Date of this Version
Wu X, Fan X, Luo P, Choudhury SD, Tjahjadi T, Hu C. From Laboratory to Field: Unsupervised Domain Adaptation for Plant Disease Recognition in the Wild. Plant Phenomics 2023;5:Article 0038. https://doi.org/10.34133/ plantphenomics.0038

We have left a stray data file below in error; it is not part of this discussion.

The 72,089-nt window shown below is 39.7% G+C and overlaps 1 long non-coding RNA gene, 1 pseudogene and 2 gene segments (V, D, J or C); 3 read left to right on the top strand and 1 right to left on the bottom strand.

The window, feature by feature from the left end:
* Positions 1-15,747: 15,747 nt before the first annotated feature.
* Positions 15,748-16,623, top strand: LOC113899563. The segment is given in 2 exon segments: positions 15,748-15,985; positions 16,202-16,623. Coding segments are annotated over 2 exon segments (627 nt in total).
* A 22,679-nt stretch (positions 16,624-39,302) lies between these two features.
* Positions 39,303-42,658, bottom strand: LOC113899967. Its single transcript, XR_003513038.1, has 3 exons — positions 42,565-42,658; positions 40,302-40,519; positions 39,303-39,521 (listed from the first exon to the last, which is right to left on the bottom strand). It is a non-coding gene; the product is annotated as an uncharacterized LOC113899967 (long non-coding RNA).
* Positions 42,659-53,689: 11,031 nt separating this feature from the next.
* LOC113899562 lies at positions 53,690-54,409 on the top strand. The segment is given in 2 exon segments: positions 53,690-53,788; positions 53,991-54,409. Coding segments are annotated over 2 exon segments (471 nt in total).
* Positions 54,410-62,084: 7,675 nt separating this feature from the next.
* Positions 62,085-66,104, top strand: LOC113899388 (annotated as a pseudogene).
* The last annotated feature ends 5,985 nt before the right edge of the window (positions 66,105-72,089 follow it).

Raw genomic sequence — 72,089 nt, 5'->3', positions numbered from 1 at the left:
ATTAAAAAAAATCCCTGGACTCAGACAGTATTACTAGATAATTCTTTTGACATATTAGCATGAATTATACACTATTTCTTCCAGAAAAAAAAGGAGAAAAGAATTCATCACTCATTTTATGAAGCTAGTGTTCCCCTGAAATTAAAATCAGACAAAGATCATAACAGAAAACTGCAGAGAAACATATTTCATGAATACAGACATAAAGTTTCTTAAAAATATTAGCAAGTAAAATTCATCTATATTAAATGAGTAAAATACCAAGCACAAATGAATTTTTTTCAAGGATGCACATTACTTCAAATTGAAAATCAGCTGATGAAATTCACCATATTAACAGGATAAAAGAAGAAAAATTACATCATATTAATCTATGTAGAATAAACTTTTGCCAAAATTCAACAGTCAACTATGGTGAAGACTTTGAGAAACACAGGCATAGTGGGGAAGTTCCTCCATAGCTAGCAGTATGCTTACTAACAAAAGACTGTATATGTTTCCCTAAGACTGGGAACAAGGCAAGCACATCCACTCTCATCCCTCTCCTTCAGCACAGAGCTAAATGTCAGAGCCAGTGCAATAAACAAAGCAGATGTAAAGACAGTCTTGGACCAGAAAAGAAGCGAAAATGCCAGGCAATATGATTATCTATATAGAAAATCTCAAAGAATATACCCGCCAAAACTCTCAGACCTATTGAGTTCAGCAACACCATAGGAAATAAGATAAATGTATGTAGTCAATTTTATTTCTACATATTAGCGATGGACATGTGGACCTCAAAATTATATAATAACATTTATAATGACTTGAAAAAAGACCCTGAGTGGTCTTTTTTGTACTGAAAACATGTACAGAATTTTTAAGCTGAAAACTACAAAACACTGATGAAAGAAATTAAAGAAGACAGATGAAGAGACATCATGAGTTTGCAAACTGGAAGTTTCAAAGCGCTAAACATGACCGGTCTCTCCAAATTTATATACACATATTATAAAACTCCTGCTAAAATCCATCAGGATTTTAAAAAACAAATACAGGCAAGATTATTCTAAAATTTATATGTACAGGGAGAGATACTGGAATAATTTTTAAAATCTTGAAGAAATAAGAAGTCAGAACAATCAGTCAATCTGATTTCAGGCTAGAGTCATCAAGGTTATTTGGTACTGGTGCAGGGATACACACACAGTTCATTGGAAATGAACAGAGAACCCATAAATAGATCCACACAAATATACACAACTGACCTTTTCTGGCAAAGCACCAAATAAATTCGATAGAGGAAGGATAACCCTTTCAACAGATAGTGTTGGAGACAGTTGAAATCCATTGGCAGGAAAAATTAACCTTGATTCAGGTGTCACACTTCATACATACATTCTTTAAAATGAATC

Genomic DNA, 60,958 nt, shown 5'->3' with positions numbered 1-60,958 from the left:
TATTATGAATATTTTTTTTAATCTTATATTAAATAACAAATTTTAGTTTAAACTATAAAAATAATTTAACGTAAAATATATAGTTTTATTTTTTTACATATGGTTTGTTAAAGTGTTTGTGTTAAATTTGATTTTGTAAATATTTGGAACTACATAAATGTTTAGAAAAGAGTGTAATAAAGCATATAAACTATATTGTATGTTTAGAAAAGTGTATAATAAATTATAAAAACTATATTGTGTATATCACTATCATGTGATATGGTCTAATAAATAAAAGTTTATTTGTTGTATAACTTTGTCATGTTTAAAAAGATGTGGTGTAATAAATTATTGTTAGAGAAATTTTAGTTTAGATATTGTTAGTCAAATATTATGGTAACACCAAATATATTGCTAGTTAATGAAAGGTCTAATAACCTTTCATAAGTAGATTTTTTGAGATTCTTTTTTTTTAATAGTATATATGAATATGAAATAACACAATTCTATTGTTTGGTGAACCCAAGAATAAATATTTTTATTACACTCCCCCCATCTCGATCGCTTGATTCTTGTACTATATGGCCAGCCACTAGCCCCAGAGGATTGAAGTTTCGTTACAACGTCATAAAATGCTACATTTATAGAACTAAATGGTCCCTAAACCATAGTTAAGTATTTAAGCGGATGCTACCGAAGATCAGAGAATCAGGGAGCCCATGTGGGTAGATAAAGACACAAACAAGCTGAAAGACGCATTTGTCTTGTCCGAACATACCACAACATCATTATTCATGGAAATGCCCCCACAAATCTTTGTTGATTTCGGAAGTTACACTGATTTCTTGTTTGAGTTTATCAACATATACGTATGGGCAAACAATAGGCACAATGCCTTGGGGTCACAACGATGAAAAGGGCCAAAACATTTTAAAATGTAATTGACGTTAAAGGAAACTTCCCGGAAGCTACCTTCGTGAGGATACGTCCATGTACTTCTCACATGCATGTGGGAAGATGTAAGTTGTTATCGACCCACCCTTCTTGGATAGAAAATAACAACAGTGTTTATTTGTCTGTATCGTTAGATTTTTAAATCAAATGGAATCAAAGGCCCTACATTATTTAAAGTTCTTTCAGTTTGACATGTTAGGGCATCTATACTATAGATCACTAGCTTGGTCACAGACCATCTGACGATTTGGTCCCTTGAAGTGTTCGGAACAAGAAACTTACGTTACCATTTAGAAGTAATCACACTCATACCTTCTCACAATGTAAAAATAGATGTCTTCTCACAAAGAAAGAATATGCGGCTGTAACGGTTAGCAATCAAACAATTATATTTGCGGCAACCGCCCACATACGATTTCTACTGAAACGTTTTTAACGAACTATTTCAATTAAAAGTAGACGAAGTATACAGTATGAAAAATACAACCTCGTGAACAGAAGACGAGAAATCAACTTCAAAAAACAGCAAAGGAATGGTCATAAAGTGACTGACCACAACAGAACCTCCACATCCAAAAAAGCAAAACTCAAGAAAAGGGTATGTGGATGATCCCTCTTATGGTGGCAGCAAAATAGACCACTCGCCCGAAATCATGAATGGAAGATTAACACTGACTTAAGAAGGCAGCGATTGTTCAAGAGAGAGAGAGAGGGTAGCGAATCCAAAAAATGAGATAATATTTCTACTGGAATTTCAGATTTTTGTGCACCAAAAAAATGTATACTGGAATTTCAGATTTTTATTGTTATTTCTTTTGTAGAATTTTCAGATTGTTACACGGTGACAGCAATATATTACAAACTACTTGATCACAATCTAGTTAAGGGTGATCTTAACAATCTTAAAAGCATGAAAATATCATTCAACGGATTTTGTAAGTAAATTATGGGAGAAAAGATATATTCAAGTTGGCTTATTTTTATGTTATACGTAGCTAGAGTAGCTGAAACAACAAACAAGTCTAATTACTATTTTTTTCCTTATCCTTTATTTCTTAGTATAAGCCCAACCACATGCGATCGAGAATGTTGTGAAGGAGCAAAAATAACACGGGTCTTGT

Plant disease recognition is of vital importance to monitor plant development and predicting crop production. However, due to data degradation caused by different conditions of image acquisition, e.g., laboratory vs. field environment, machine learning-based recognition models generated within a specific dataset (source domain) tend to lose their validity when generalized to a novel dataset (target domain). To this end, domain adaptation methods can be leveraged for the recognition by learning invariant representations across domains. In this paper, we aim at addressing the issues of domain shift existing in plant disease recognition and propose a novel unsupervised domain adaptation method via uncertainty regularization, namely, Multi-Representation Subdomain Adaptation Network with Uncertainty Regularization for Cross- Species Plant Disease Classification (MSUN). Our simple but effective MSUN makes a breakthrough in plant disease recognition in the wild by using a large amount of unlabeled data and via nonadversarial training. Specifically, MSUN comprises multirepresentation, subdomain adaptation modules and auxiliary uncertainty regularization. The multirepresentation module enables MSUN to learn the overall structure of features and also focus on capturing more details by using the multiple representations of the source domain. This effectively alleviates the problem of large interdomain discrepancy. Subdomain adaptation is used to capture discriminative properties by addressing the issue of higher interclass similarity and lower intraclass variation. Finally, the auxiliary uncertainty regularization effectively suppresses the uncertainty problem due to domain transfer. MSUN was experimentally validated to achieve optimal results on the PlantDoc, Plant-Pathology, Corn-Leaf-Diseases, and Tomato-Leaf-Diseases datasets, with accuracies of 56.06%, 72.31%, 96.78%, and 50.58%, respectively, surpassing other state-of-the-art domain adaptation techniques considerably.